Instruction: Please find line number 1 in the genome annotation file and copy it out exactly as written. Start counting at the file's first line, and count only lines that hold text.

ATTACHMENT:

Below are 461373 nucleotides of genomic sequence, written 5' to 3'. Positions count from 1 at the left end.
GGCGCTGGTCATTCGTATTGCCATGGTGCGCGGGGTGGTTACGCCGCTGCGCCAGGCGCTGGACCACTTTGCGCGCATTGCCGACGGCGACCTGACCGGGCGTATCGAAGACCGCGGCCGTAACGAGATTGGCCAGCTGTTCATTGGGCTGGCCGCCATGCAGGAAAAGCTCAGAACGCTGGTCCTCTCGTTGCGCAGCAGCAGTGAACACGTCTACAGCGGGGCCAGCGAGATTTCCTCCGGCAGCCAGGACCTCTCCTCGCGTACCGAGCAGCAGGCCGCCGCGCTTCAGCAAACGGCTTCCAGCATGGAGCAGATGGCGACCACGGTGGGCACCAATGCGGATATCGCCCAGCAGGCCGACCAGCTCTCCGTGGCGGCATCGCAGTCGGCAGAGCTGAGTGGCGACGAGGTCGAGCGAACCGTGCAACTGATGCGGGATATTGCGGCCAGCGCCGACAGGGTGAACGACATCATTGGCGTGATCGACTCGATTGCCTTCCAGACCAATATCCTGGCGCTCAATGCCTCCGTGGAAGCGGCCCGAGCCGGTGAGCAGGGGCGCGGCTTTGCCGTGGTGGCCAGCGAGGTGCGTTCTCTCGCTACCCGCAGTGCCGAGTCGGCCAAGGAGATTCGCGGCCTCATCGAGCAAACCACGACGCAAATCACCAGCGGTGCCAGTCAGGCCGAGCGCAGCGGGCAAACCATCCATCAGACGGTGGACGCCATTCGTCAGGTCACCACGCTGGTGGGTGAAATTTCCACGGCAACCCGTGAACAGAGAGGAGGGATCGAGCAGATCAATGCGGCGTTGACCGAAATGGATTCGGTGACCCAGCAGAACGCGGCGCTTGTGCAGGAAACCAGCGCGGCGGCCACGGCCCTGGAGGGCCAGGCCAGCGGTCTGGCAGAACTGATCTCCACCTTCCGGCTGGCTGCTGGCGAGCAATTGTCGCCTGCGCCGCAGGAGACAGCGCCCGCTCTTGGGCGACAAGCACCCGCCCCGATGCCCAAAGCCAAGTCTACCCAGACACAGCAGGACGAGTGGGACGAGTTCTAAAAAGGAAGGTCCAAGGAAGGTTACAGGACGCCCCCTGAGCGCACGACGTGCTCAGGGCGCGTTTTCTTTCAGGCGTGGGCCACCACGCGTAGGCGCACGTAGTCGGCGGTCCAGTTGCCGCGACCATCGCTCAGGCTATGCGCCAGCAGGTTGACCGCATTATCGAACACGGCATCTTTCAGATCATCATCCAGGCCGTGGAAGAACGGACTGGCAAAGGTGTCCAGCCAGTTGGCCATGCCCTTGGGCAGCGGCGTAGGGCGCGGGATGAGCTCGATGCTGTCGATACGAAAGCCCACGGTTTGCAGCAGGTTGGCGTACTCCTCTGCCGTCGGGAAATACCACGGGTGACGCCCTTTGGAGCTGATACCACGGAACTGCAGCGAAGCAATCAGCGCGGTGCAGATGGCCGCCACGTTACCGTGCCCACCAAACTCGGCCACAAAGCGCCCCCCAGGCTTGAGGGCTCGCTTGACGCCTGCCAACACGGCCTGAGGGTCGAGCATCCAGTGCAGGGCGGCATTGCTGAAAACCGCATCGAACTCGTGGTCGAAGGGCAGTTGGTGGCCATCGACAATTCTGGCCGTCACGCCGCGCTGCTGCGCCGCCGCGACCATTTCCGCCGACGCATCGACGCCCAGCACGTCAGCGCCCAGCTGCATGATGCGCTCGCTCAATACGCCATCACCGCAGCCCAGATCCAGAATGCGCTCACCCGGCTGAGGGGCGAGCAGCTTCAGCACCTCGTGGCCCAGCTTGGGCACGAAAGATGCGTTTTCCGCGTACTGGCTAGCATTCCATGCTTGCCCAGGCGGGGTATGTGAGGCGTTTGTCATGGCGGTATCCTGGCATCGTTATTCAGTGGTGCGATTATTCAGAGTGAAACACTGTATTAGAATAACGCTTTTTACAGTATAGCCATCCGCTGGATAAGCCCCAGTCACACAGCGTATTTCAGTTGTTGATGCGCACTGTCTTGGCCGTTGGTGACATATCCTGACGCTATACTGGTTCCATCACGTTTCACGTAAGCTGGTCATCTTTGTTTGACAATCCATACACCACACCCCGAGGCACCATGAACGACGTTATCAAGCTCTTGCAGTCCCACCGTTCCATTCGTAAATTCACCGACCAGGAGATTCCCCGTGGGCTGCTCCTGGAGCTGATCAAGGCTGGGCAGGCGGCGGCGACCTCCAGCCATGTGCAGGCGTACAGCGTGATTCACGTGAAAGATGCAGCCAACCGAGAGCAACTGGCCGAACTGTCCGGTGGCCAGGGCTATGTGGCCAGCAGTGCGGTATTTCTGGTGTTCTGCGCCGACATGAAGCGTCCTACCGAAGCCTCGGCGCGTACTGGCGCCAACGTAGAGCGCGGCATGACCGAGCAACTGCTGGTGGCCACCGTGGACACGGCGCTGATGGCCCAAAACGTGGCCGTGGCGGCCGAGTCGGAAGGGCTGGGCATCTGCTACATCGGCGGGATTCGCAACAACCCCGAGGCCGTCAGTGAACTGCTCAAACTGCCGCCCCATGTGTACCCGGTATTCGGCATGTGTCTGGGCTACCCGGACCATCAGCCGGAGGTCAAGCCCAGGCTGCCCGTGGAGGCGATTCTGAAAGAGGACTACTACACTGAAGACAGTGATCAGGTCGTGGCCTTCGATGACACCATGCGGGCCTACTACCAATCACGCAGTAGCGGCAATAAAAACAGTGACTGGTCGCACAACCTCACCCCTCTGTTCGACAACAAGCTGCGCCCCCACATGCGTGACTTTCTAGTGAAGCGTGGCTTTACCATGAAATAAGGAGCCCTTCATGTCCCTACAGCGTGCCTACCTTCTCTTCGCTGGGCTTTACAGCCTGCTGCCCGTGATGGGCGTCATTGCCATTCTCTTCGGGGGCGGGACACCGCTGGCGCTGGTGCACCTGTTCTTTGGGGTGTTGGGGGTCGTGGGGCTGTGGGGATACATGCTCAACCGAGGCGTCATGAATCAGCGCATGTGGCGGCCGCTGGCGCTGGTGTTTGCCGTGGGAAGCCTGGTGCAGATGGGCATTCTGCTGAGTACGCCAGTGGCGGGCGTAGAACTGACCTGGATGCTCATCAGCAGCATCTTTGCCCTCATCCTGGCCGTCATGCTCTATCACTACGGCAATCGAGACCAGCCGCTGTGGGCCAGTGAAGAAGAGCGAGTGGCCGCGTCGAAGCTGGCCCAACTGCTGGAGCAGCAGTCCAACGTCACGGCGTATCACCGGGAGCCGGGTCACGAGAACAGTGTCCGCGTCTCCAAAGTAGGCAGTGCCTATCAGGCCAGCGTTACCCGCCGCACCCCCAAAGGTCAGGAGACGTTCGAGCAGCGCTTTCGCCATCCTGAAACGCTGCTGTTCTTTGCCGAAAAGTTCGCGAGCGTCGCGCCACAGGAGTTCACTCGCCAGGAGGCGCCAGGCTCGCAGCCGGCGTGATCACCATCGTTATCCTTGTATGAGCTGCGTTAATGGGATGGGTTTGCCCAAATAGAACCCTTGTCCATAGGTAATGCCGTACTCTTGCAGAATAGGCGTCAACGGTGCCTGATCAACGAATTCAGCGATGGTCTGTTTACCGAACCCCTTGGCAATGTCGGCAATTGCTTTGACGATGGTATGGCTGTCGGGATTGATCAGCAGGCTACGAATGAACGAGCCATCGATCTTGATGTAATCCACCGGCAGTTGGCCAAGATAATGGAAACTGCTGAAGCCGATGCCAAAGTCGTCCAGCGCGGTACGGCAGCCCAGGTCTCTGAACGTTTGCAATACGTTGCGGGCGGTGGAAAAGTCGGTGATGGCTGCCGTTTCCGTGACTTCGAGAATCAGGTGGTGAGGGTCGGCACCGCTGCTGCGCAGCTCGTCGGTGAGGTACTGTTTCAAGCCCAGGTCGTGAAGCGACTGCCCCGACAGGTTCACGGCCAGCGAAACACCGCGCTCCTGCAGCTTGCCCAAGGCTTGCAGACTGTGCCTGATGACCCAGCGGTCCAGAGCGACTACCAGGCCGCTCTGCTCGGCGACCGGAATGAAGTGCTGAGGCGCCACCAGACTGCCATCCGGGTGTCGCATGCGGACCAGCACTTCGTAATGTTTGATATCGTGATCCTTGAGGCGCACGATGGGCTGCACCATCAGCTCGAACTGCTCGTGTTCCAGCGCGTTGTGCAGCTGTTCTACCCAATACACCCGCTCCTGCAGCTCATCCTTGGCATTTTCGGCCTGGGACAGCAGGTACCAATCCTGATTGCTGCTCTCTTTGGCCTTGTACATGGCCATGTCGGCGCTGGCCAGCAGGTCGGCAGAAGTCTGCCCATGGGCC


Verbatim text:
Below are 461373 nucleotides of genomic sequence, written 5' to 3'. Positions count from 1 at the left end.